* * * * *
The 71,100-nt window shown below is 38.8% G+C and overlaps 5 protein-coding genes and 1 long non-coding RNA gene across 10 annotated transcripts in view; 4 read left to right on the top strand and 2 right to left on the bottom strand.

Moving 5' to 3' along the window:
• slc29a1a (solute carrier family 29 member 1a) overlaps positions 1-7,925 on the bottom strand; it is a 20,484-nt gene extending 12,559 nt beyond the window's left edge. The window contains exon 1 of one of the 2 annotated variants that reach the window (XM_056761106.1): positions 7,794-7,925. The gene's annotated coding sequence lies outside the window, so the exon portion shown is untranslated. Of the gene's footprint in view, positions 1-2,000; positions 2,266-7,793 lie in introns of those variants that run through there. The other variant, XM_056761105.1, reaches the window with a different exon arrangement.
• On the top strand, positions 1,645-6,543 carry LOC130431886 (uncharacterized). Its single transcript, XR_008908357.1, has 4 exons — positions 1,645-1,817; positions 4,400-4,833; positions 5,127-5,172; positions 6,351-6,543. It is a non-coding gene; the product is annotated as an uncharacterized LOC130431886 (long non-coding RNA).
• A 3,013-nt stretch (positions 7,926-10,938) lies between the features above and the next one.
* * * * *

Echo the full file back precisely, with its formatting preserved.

The 71,100-nt window shown below is 38.8% G+C and overlaps 5 protein-coding genes and 1 long non-coding RNA gene across 10 annotated transcripts in view; 4 read left to right on the top strand and 2 right to left on the bottom strand.

Moving 5' to 3' along the window:
• slc29a1a (solute carrier family 29 member 1a) overlaps positions 1-7,925 on the bottom strand; it is a 20,484-nt gene extending 12,559 nt beyond the window's left edge. The window contains exon 1 of one of the 2 annotated variants that reach the window (XM_056761106.1): positions 7,794-7,925. The gene's annotated coding sequence lies outside the window, so the exon portion shown is untranslated. Of the gene's footprint in view, positions 1-2,000; positions 2,266-7,793 lie in introns of those variants that run through there. The other variant, XM_056761105.1, reaches the window with a different exon arrangement.
• On the top strand, positions 1,645-6,543 carry LOC130431886 (uncharacterized). Its single transcript, XR_008908357.1, has 4 exons — positions 1,645-1,817; positions 4,400-4,833; positions 5,127-5,172; positions 6,351-6,543. It is a non-coding gene; the product is annotated as an uncharacterized LOC130431886 (long non-coding RNA).
• A 3,013-nt stretch (positions 7,926-10,938) lies between the features above and the next one.